I am wondering if they had a reason for using median values instead of mean values. As the PP states a median value is the middle value of a range of numbers like (Like 1 to 5, the median is 3), the mean is the average (3+3+3/3 = 3). To me, it makes me think that the mean didn't show a statistical significant difference, but the median did. I personally don't like to use the median when I am doing statistical analysis, because outliers (really high and really low values) can really shift the results. Also, there are different p values at which statisticians will allow significance to show up, <.05 is the highest value (with .01 and <.001 being the lowest ones). For some statisticians, they will not accept a value that high.
There are also tests called post-hoc, that tell you what type of an effect size there is. Things can be significant, but have very little effect sizes, which means they are harder to generalize. I notice that they did not report this, which makes me think it didn't have a large effect size.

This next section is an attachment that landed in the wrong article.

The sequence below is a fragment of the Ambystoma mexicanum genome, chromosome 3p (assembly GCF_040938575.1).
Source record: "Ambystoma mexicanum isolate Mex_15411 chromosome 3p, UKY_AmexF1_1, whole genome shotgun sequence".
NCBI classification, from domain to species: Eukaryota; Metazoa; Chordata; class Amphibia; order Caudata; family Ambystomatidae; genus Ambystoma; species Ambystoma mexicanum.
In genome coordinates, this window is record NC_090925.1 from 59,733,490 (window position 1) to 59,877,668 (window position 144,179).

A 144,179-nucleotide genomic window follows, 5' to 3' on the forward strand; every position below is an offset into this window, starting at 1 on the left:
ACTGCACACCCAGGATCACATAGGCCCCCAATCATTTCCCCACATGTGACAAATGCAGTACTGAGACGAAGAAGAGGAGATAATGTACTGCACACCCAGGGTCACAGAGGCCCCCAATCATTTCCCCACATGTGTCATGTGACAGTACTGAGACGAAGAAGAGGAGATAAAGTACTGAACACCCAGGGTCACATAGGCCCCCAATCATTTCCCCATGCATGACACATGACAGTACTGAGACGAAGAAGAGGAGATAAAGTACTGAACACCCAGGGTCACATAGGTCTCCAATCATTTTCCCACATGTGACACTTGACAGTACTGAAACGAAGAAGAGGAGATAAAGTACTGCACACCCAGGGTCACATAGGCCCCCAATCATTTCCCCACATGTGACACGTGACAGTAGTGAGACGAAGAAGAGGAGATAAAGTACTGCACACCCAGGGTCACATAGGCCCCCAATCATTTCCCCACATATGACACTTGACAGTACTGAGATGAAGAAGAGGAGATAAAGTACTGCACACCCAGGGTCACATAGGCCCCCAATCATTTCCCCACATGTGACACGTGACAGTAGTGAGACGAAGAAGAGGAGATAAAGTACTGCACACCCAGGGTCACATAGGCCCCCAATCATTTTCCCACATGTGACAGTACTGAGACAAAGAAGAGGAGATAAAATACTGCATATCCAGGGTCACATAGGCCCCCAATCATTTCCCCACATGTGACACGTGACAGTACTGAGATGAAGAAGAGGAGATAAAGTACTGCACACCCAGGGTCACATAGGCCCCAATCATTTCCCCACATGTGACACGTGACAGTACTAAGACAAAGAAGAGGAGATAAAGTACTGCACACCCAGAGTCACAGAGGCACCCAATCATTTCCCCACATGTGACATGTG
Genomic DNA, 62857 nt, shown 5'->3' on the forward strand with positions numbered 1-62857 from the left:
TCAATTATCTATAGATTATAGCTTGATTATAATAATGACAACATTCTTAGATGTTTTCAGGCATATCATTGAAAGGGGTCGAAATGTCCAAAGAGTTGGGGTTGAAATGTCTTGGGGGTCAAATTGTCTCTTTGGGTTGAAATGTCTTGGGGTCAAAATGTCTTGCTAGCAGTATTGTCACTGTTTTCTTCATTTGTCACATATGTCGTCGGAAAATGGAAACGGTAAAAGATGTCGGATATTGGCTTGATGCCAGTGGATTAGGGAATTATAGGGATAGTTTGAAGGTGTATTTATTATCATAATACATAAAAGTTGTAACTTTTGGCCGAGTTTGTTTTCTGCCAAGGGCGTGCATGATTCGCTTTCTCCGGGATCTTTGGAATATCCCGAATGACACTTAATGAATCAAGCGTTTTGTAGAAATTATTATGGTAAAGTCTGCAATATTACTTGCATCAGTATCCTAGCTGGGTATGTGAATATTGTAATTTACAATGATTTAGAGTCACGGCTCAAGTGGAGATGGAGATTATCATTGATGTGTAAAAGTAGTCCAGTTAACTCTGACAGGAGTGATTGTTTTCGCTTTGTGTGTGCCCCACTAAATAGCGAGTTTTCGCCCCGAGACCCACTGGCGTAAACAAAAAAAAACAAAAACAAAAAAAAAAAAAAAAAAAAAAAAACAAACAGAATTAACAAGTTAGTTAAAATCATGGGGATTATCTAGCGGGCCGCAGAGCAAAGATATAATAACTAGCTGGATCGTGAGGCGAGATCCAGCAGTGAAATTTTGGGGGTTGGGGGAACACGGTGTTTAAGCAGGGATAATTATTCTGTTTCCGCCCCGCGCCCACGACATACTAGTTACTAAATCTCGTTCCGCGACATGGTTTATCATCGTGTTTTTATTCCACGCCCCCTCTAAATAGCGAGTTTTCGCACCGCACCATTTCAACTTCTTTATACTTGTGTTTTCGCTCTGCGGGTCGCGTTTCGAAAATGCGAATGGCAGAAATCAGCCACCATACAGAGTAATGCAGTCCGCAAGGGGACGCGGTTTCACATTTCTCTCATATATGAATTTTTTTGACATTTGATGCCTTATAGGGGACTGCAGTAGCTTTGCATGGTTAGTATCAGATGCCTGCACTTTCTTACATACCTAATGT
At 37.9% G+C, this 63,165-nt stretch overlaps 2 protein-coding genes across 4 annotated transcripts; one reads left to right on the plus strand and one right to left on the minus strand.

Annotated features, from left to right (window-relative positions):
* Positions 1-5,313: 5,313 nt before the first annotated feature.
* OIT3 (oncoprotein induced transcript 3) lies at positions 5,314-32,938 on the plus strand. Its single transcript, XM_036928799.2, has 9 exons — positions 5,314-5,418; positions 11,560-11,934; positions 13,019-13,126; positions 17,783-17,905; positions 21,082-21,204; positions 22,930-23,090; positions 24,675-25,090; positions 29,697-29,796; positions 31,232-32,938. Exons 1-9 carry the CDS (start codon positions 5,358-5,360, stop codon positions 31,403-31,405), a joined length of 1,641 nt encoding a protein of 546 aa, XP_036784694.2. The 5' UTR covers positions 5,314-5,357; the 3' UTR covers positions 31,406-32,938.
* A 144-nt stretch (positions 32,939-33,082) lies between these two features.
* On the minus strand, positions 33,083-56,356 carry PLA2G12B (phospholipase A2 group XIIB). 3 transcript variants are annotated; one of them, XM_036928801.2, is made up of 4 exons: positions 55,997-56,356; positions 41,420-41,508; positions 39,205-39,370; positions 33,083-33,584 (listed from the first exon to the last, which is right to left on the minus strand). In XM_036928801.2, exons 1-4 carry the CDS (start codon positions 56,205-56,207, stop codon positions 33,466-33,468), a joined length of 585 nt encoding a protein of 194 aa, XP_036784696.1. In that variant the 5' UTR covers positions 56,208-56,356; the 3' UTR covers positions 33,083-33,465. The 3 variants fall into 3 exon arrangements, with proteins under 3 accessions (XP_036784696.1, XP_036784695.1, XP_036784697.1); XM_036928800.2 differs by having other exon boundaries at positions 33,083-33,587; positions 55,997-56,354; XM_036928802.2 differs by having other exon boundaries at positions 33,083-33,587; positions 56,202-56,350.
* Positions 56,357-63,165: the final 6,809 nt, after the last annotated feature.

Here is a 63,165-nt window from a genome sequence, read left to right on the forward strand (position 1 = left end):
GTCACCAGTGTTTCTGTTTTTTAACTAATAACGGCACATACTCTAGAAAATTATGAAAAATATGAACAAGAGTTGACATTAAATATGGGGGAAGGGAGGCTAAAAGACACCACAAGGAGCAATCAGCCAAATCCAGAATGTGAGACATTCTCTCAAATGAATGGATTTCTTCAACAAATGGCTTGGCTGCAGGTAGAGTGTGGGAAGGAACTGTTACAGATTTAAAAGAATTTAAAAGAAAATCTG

I also wonder if getting breastfed infants into the study earlier (32 days compared with 50 days for formula fed infants) made a difference. They didn't say they adjusted for that.
It's really hard to make conclusions about such a limited study. Without multiple replications of it, it would be really hard to generalize this to a larger community. Sometimes I just want to see these researchers data and run it myself. LOL.
Also, the PP is right in saying that this wasn't a published study. Published studies go through and extensive peer review process that looks at things like the statistical analysis done, the methods for doing the study, and the conclusions being made.
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